[00:06:26] Ferne Kotlyar:
That's fair. And so–
[00:06:28] Kim Ades:
[00:06:29] Ferne Kotlyar:
[00:06:30] Kim Ades:
So, this whole idea of comparison leads people down a very, very wrong road. And what it does is it transfers or it gives– when I compare myself to someone else, I'm giving up my wellbeing for some arbitrary picture of what I think is going on. It's like so many people look on Instagram or Facebook or whatever, and see the lives of others and think that those lives are so much better.
They're not. They're not that much better. We're missing a whole bunch of information. We're missing a whole bunch of data. We don't know what's going on behind the scenes. And so, with that limited information, we're making assessments about our own lives that are completely inaccurate.
And so, that's why for me, in the case of Bridget and June... Bridget, live your life! And here's the secret: when you wish ill upon somebody... Right? "Yeah, I hope she fails"... What you're doing is you're bringing failure into your purview. You're bringing failure into your life. And what we want to do is help Bridget celebrate the success of her sister, because when you're celebrating success, you're bringing success to you.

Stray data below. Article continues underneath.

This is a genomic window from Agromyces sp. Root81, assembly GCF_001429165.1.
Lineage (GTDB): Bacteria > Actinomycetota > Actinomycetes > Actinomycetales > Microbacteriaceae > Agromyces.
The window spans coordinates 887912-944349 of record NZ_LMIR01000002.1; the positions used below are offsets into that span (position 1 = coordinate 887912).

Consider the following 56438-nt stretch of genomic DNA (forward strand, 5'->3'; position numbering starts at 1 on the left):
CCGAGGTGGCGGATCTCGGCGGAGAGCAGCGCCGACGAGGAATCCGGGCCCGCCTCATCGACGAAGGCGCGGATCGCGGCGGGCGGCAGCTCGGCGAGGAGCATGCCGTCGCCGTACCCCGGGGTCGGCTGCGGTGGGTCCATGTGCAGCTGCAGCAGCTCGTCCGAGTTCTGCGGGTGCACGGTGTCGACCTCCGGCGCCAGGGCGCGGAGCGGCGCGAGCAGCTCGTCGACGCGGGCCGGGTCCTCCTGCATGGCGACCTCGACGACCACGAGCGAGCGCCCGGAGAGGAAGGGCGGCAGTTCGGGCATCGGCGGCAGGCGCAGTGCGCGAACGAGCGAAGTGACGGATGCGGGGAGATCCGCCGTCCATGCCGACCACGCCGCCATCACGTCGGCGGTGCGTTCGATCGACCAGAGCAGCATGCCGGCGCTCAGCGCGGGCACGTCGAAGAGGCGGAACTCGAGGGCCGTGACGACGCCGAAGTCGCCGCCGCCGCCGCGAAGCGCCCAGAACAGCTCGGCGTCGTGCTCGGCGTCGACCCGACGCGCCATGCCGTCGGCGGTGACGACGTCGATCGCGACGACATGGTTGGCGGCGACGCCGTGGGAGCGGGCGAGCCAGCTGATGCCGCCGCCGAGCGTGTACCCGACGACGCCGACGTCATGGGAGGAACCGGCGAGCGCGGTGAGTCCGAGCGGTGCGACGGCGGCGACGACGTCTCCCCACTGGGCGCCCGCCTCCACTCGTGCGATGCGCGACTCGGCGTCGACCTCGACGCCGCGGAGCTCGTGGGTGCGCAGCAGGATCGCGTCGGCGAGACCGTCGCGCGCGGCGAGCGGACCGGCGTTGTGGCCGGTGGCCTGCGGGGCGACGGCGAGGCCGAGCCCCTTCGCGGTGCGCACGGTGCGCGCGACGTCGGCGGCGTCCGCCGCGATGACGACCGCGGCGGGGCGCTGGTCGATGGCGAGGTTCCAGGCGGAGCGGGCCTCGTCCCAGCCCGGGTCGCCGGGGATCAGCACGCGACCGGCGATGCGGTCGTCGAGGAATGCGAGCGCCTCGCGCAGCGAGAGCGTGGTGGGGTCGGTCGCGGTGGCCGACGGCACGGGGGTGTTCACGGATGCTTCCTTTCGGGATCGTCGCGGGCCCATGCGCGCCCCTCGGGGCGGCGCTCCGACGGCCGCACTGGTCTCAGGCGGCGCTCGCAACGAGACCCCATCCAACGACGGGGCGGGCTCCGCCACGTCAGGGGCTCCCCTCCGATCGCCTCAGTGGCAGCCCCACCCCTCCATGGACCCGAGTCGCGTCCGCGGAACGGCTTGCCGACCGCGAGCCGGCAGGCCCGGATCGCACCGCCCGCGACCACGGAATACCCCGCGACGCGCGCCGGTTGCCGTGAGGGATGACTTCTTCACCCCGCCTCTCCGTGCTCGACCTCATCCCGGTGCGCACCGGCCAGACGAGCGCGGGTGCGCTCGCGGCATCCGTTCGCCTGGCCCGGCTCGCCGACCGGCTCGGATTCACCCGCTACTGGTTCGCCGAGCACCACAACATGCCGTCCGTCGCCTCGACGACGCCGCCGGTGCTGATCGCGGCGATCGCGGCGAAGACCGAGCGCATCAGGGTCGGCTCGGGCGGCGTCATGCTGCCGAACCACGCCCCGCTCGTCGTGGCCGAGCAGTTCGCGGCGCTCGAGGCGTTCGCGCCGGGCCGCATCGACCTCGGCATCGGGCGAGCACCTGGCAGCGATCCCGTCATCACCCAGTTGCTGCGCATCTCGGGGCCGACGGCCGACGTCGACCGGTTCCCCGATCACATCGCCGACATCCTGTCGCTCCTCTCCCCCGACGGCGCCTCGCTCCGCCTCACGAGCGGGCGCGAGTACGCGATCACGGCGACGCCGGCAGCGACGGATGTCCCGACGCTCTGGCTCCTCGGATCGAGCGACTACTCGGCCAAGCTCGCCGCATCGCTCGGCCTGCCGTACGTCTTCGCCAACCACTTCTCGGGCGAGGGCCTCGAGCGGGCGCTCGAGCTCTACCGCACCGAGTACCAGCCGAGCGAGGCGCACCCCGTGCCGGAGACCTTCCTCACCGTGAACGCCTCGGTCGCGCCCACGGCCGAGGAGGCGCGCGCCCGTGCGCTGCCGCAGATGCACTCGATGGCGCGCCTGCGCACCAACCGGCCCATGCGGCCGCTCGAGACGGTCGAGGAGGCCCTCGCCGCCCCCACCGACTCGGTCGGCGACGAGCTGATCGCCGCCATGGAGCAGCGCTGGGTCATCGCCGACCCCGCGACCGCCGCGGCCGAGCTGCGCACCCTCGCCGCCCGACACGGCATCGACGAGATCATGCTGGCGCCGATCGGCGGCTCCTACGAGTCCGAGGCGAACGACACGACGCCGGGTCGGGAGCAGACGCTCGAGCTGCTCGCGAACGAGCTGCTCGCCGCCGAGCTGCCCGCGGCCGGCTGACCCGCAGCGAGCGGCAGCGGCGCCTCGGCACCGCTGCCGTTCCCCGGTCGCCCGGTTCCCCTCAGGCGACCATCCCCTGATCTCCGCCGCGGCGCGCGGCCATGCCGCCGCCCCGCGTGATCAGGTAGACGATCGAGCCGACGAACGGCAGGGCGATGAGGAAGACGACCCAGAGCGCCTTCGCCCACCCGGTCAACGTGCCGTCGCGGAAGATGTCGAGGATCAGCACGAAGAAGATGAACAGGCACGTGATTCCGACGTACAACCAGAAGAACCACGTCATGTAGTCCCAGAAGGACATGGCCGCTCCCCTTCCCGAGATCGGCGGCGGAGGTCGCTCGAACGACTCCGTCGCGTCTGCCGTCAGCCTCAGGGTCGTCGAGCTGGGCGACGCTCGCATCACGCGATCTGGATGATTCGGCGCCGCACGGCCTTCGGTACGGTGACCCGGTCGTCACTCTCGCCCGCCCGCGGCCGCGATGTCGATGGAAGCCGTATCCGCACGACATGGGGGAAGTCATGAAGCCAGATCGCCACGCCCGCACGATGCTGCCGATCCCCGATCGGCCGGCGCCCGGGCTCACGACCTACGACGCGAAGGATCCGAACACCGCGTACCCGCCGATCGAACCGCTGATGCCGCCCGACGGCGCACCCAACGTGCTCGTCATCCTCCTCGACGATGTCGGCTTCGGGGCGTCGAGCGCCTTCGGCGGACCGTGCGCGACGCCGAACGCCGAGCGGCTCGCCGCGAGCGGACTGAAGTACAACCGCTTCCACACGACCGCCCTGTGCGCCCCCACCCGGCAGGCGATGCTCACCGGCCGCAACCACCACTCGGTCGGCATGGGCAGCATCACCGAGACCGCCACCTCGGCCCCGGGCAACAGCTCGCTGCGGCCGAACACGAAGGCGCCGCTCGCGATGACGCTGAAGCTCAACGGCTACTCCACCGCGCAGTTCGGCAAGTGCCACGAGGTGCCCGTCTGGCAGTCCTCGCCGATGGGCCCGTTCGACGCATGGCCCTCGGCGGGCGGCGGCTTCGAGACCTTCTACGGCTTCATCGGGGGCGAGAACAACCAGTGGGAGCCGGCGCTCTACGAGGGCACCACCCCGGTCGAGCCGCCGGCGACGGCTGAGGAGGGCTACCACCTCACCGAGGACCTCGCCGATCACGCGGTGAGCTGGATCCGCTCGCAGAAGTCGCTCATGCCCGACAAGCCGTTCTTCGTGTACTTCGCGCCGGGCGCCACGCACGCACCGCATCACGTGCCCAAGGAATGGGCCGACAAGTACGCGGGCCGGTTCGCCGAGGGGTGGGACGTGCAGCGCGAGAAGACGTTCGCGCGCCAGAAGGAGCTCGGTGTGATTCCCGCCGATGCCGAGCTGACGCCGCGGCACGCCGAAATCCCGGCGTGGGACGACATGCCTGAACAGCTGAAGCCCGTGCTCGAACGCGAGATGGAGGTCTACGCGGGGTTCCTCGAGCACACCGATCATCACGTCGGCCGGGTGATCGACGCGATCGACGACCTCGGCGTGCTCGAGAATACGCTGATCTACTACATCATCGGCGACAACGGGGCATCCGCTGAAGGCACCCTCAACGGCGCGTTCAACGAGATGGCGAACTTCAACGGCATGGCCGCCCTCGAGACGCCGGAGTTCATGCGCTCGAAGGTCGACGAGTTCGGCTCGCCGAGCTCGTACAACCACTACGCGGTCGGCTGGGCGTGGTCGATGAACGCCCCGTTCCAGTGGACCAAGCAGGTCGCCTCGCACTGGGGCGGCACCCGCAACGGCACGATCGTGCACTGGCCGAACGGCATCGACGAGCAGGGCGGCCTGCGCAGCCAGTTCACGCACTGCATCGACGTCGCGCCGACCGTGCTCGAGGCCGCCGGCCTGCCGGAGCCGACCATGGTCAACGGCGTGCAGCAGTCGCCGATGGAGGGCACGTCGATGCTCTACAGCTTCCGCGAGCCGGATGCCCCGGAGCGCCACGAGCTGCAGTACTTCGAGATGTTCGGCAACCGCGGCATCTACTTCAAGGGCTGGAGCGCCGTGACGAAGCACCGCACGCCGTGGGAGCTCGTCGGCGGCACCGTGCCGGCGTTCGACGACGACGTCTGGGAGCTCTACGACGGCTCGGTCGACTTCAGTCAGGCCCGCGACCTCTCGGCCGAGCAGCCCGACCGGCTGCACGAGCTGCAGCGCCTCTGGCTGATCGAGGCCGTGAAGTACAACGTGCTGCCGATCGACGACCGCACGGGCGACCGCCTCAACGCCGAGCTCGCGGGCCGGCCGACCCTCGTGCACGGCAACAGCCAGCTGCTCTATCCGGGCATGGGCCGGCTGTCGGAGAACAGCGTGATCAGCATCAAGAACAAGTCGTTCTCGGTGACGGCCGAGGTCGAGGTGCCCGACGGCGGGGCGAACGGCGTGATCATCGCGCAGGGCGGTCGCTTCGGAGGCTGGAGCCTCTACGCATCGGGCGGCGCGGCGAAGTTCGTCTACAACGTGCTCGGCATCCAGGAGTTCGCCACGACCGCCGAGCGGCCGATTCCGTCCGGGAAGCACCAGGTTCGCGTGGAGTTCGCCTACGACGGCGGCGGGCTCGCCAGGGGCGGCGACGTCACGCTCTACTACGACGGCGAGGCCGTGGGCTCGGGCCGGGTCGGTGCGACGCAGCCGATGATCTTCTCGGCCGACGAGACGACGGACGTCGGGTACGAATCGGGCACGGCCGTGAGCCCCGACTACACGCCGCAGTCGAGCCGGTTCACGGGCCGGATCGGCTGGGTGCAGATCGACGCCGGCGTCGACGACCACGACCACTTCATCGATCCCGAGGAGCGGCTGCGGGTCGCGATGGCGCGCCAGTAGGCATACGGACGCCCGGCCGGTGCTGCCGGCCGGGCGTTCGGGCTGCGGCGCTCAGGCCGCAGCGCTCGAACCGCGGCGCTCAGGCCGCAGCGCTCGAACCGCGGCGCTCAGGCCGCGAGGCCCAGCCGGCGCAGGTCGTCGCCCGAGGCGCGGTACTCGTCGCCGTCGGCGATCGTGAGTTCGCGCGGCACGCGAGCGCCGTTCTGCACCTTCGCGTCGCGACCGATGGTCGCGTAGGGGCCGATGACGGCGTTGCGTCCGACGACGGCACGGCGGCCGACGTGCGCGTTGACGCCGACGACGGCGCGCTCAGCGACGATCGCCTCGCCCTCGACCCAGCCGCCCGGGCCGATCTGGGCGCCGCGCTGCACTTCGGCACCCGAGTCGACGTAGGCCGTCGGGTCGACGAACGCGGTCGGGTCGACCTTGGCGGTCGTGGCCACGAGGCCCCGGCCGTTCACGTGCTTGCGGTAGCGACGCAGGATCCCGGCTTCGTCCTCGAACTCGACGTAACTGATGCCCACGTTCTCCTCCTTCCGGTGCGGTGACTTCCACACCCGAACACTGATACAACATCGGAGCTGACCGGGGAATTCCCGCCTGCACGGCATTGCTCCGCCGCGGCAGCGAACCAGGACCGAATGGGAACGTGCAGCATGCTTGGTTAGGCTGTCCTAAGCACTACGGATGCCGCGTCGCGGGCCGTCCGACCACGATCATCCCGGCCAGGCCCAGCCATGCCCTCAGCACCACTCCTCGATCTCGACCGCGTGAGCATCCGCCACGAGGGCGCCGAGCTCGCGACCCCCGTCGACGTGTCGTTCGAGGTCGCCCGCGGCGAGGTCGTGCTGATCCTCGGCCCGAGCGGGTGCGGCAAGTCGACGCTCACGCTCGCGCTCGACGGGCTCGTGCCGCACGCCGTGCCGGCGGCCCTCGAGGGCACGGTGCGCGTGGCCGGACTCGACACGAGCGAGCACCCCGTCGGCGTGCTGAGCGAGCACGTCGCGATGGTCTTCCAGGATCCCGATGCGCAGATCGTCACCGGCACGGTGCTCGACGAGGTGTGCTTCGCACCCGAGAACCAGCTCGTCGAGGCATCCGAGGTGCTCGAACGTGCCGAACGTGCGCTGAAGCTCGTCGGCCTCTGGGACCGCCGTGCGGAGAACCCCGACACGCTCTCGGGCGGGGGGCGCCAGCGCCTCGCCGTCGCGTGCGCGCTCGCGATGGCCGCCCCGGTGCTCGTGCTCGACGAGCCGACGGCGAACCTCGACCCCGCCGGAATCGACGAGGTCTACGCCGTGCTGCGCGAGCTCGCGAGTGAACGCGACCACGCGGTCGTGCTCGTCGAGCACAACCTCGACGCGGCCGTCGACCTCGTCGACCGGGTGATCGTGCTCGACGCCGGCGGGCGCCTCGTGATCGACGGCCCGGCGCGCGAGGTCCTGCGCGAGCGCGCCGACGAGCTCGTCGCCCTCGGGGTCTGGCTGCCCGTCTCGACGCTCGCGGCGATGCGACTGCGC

[00:07:45] Ferne Kotlyar:
So, what does she do... when she comes home and talks about her raise, but you know, her sister's news is so much more impressive, like, I don't know, she got a full ride to medical school, something like that. What does she do?
[00:07:59] Kim Ades:
What she does is she brings out two glasses of champagne and they celebrate together. And this whole idea of celebration is very important because what she's seeing around her is "Hey, we are both succeeding. We are both moving up. Amazing. Let's bring more of that to our world". Rather than saying "oh, I just got overshadowed, therefore my success doesn't count". That's not accurate. It's completely inaccurate.
So, it's really about shifting her view of what's going on and understanding that what she's paying attention to out there in the world, beyond her sister, is what she's focused on, and what she's focused on expands in her experience, right? Somebody wrote a book called "What You Focus On Grows".
[00:08:44] Ferne Kotlyar:
Hmm I wonder who that was.
[00:08:45] Kim Ades:
I think it was me.
[00:08:46] Ferne Kotlyar:
[00:08:47] Kim Ades:
But here's the thing is, is that's actually true? And so, what we want to do is we really want to teach Bridget to go and look for as many examples of success as she can possibly find and hang out with those successes, beyond just her sister, and put herself in that pool as well.
[00:09:06] Ferne Kotlyar:
So, what would be the first step for her to moving forward?
[00:09:11] Kim Ades: